But if National Review editors’ intent was to cause Trump supporters to question their loyalties, such efforts are doomed to fail for one simple reason: Many Trump enthusiasts are not the reliable conservatives that National Review wishes them to be. Consider:

One widely touted source, YouGov, reports that only 13 percent of Trump voters describe themselves as “very conservative” versus 20 percent that describe themselves as liberal or moderate. Only 30 percent of them say that they identify with the Tea Party movement, according to a Newsweek summary of the YouGov data on Trump. In short, the “Trump is not especially conservative” refrain doesn’t work with his supporters because neither are they.

How can it be so? How can it be that the Republican currently garnering a large plurality of support in a crowded but highly qualified field of candidates (many of them unquestionably conservative) is the one with the feeblest conservative credentials and some of the most heretical statements and positions?

One plausible and compelling answer to this question is embodied in Tim Groseclose’s path breaking book, Left Turn. The book covers an awful lot of ground, beginning with a detailed demonstration of how to define, quantify, and trend liberal media bias; and an amazingly rich and systematic account of how liberal media bias actually happens in practice. These are, in themselves, hugely important contributions.

But the most relevant finding of the book is reflected in its subtitle: How Liberal Media Bias Distorts the American Mind. Simply put, liberal media bias is exerting an independent effect on the “political quotient” of the average American and is moving it steadily and substantially leftward. By Groseclose’s math, media bias has shifted the average American political quotient approximately 20 percent further left, to the point where it is worth about 8 points in presidential elections in favor of Democrat candidates. That is significant.

Other widely accepted data sources validate the trend, if not the causes. According to recent data from Gallup, the percentage of Americans who identify as “conservative” outnumbers “liberals” by 37 percent to 24 percent (with 35 percent identifying as moderates). But in 1992, that same percentage for conservatives was 43 percent versus 17 percent for liberals. A 26 point gap between conservatives and liberals has shriveled to 12 points in just over 20 years.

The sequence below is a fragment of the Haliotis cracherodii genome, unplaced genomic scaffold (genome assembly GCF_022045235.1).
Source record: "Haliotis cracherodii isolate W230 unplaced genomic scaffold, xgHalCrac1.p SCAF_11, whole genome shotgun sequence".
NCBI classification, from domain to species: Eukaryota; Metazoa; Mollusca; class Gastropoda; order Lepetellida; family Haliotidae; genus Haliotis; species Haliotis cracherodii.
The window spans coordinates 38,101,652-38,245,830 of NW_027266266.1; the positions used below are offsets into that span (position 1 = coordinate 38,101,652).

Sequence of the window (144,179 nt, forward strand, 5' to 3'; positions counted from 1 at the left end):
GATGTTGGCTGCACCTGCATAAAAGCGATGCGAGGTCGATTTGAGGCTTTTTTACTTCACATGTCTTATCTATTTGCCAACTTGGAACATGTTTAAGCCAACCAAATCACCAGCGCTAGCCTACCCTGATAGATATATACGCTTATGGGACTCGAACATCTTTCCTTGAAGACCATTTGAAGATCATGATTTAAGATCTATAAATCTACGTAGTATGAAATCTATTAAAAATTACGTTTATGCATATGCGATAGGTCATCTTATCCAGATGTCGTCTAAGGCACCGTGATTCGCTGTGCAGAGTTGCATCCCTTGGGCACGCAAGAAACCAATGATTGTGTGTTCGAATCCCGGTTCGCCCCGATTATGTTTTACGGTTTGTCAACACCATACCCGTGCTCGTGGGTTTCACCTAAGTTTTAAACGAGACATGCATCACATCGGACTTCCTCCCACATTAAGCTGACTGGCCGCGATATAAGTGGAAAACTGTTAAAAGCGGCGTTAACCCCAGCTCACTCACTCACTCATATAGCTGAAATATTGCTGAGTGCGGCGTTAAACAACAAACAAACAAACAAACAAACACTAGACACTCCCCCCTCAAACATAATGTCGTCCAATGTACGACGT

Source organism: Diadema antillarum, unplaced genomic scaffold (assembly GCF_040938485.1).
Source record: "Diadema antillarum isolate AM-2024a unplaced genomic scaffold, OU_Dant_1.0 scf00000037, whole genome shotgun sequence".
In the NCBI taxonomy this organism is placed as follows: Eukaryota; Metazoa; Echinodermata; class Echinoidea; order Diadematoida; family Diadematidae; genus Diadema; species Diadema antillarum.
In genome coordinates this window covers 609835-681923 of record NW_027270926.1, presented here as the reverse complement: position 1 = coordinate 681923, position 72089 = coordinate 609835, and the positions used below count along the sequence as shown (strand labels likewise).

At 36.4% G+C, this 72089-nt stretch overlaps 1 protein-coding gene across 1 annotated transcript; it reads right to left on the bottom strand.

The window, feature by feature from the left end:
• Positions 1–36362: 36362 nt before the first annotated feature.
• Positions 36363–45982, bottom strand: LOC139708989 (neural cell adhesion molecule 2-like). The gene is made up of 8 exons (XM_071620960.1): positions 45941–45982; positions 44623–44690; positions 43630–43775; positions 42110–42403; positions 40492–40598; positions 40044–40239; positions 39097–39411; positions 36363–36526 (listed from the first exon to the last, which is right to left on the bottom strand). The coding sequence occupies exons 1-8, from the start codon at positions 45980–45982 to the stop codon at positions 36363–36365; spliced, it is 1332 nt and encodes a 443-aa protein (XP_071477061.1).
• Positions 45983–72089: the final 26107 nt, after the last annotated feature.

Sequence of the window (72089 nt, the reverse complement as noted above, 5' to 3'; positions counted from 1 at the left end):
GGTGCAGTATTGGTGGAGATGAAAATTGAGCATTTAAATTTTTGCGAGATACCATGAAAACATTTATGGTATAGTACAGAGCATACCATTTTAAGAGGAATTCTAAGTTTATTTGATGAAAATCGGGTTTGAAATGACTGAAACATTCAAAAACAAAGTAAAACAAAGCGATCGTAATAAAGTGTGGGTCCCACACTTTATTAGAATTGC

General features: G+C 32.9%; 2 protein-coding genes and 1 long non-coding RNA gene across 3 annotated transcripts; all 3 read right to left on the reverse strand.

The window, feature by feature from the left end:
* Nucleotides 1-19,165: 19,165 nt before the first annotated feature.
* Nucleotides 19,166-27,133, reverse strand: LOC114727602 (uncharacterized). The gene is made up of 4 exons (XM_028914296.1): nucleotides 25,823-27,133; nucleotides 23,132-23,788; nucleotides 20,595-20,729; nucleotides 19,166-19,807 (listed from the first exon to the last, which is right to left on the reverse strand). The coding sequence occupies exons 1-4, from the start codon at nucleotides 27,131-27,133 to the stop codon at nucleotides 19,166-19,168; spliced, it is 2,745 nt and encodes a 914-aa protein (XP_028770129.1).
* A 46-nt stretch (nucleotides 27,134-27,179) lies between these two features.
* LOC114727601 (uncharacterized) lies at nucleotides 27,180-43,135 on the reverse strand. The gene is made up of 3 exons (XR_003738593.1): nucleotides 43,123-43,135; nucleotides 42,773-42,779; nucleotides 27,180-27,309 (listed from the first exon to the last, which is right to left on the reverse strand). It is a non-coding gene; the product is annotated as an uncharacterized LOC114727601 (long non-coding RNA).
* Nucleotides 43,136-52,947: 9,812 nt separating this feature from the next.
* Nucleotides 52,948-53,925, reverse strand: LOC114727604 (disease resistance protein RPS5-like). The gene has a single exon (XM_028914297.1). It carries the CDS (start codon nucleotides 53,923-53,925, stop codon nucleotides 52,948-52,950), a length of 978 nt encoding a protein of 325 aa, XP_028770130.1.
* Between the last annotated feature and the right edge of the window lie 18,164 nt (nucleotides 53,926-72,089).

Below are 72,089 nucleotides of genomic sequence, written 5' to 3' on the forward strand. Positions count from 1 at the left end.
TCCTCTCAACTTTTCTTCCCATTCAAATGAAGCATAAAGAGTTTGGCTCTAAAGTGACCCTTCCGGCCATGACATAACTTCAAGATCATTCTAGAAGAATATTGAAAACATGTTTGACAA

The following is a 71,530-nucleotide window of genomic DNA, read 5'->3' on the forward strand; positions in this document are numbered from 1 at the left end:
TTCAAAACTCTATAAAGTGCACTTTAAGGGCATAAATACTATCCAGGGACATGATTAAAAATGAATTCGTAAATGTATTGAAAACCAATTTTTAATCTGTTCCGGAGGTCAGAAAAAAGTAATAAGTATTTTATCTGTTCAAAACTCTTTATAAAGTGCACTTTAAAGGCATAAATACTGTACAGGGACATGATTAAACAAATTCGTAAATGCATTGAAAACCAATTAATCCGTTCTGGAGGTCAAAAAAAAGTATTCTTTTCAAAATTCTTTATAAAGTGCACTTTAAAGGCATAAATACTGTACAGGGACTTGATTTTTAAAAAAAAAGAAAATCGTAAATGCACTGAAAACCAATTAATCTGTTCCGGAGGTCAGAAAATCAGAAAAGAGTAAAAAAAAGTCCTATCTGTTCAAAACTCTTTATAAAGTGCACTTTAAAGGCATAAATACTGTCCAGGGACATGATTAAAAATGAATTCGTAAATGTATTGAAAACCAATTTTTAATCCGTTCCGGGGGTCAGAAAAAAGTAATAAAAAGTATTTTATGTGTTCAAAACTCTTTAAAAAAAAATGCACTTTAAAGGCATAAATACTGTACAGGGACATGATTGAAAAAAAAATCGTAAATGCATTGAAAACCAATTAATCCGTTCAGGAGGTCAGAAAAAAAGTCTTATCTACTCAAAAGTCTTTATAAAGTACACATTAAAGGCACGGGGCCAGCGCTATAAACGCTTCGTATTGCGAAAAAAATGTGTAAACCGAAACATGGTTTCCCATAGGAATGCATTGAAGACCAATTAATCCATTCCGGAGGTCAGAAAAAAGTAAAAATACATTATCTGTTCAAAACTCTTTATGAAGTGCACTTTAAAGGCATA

Is America still the “center-right nation” it is so often assumed to be? Perhaps. But it is far less so than it was, not even a generation ago. True, the fight isn’t fair. Undoubtedly, liberal media bias forms colossal, perhaps even insurmountable headwinds for conservative ideas.

Regardless, it seems abundantly clear that the conservative punditry is overestimating the conservatism of the Republican and national electorates. Just to offer a couple of examples, the current Republican front runner frequently argues against entitlement reform. Worse still, the Republican candidates (as a group) are talking less about the debt and deficits than at any other point in recent memory.

Put differently, conservatives must confront the simple reality that they are losing the argument. This being the case, at least one truth is manifest: effectively making the case for conservative ideas is more important today than ever before. Conservatives can either take up this fight, or accept being mere enablers in the self-reinforcing “triumph” of American liberalism.

Certainly, conservatives can (and should) also debate the wisdom of their flagship journal taking such a definitive stance regarding one particular candidate this early in the cycle. But the effort to clearly define and passionately argue for true conservative ideas is really the best hope they have. In this battle for the conservative mind, National Review’s contribution has always been and continues to be, invaluable.

– See more at: http://www.visionandvalues.org